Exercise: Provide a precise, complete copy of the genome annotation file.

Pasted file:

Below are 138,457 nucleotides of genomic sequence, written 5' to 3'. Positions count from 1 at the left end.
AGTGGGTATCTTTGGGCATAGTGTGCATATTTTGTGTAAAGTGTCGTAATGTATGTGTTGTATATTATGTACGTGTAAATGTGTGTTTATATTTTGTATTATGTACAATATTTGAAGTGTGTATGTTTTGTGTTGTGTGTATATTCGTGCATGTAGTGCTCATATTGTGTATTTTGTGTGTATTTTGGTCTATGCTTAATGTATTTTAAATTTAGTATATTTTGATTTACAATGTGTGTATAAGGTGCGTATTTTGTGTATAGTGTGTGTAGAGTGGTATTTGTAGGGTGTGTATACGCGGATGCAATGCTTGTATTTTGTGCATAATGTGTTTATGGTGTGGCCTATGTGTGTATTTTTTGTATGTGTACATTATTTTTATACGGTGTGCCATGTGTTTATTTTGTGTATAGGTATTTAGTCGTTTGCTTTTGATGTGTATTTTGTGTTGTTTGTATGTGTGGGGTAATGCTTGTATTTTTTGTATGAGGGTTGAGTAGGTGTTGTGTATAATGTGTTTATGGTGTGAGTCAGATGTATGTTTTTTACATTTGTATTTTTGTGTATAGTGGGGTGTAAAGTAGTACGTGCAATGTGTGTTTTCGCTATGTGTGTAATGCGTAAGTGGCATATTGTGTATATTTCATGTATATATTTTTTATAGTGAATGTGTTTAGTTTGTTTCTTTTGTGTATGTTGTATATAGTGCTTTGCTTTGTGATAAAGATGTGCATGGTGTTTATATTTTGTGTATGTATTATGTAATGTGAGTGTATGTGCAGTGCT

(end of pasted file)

Below are 138,457 nucleotides of genomic sequence, written 5' to 3'. Positions count from 1 at the left end.
AGTGGGTATCTTTGGGCATAGTGTGCATATTTTGTGTAAAGTGTCGTAATGTATGTGTTGTATATTATGTACGTGTAAATGTGTGTTTATATTTTGTATTATGTACAATATTTGAAGTGTGTATGTTTTGTGTTGTGTGTATATTCGTGCATGTAGTGCTCATATTGTGTATTTTGTGTGTATTTTGGTCTATGCTTAATGTATTTTAAATTTAGTATATTTTGATTTACAATGTGTGTATAAGGTGCGTATTTTGTGTATAGTGTGTGTAGAGTGGTATTTGTAGGGTGTGTATACGCGGATGCAATGCTTGTATTTTGTGCATAATGTGTTTATGGTGTGGCCTATGTGTGTATTTTTTGTATGTGTACATTATTTTTATACGGTGTGCCATGTGTTTATTTTGTGTATAGGTATTTAGTCGTTTGCTTTTGATGTGTATTTTGTGTTGTTTGTATGTGTGGGGTAATGCTTGTATTTTTTGTATGAGGGTTGAGTAGGTGTTGTGTATAATGTGTTTATGGTGTGAGTCAGATGTATGTTTTTTACATTTGTATTTTTGTGTATAGTGGGGTGTAAAGTAGTACGTGCAATGTGTGTTTTCGCTATGTGTGTAATGCGTAAGTGGCATATTGTGTATATTTCATGTATATATTTTTTATAGTGAATGTGTTTAGTTTGTTTCTTTTGTGTATGTTGTATATAGTGCTTTGCTTTGTGATAAAGATGTGCATGGTGTTTATATTTTGTGTATGTATTATGTAATGTGAGTGTATGTGCAGTGCT